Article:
By Cameron Smith | Alabama Policy Institute
President Barack Obama recently noted that “(i)f you’ve been successful, you didn’t get there on your own.” But the president’s argument did not stop with the assertion that economic success fundamentally requires paying customers. Instead, the president essentially argued that the successful person somehow “owes” the government for the fact that he or she makes a good living.
For most businesses in America, making money is a fairly simple concept even if it is challenging to execute. In short, the business makes a product or provides a service that customers value more than the money in their pockets. As a result, the business profits and the customer receives something he or she values. But where is the government in that exchange?
The president argues that the business became successful, in large part, because of transportation infrastructure and an Internet created by the federal government. But this fundamentally begs the question of where the money for those projects came from.
Few will deny the utility of quality transportation infrastructure or the reach of the Internet, but the government did not generate the wealth that enabled those projects. While the “Field of Dreams” sentiment “if you build it, they will come” makes for great theater, it falls flat when applied to government action. A government’s resources simply do not exist outside the economy it taxes.
Unfortunately, the current revenue base of almost $2.5 trillion is not nearly enough grist for the Obama administration’s political mill. In fact, the president’s most recent “budget” calls for an additional $1.3 trillion in debt. Stating that the wealthy need to pay a “little more” to trim federal deficits is such a serious understatement that it borders on falsehood.
In 2009, the last year for complete federal tax data, tax returns with an adjusted gross income of more than $200,000 incurred a total tax liability of almost $450 billion. Assuming that the president could increase the tax liability for these “wealthy” individuals by 10 percent, the net gain to the federal government would be less than $50 billion, barely a drop in the bucket against what Washington, D.C., is spending. In truth, Obama would need to tax those with returns in excess of $200,000 at almost 50 percent of their total taxable income to trim even 25 percent of the federal government’s $1.4 trillion deficit in 2009.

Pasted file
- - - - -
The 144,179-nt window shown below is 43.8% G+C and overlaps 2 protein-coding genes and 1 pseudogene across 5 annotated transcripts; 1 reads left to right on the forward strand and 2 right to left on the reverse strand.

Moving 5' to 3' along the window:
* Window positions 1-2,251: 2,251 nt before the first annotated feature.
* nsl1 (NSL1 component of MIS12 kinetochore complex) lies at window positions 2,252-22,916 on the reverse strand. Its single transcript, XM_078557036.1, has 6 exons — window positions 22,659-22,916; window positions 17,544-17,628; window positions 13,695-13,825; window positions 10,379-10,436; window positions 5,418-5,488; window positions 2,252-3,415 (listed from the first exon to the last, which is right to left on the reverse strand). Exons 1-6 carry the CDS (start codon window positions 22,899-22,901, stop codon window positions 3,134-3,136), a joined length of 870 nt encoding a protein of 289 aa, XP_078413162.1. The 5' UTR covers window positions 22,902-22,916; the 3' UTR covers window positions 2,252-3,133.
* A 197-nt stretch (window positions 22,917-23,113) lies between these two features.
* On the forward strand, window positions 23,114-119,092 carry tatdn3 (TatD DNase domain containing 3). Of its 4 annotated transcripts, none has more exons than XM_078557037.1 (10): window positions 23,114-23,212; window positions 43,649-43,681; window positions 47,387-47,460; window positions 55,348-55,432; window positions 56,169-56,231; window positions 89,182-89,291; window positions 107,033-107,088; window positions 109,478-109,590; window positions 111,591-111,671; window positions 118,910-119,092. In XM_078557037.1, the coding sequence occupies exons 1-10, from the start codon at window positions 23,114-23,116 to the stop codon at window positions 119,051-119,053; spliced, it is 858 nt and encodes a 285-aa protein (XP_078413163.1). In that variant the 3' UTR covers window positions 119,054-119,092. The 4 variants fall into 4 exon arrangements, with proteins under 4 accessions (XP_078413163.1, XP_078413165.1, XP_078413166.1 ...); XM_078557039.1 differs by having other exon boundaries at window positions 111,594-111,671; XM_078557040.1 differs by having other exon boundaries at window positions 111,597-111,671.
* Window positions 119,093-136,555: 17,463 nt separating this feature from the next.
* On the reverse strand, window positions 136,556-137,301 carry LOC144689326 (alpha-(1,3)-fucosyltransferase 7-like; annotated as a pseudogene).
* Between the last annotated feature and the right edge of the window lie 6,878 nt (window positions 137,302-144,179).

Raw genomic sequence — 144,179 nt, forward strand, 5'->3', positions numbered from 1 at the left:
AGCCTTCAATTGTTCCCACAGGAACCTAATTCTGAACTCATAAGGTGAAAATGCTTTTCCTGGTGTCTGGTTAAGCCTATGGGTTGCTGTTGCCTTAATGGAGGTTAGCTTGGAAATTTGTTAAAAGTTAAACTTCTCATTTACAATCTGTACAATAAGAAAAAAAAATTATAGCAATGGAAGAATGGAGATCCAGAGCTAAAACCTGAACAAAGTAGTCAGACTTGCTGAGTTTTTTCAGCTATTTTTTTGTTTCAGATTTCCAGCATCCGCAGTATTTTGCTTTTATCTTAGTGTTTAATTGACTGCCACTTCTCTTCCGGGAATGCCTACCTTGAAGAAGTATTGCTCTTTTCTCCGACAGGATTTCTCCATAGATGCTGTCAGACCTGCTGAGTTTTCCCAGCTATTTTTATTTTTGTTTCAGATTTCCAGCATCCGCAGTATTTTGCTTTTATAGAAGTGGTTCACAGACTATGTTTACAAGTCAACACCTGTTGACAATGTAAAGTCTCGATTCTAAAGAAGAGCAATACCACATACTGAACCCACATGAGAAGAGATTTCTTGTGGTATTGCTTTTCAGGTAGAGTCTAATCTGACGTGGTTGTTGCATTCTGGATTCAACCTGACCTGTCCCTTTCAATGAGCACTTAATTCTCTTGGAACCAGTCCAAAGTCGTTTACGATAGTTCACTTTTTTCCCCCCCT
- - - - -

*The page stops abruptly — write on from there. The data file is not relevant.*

It is little more than political theater to argue that there are some services and legitimate functions of government that most Americans have little trouble lending their consent or their tax dollars. The hard truth is that a government comprising almost 25 percent of America’s gross domestic product needs major reforms … not just a little more cash.
Unfortunately, the president’s mantra reflects the powerful siren call of the collectivist rather than support of the time-tested free marketplace. The warm notion that “we are all in this together” conveniently leaves off the rest of the sentiment … “as long as you agree with me.”
To paraphrase Austrian economist F.A. Hayek, the only thing worse than submitting to the uncertain outcomes and inequalities of a free market is submission to an equally uncontrollable and arbitrary power of other men.
Americans can and must do better than simply give more control and send more money to D.C. in an effort to solve the challenges facing the nation.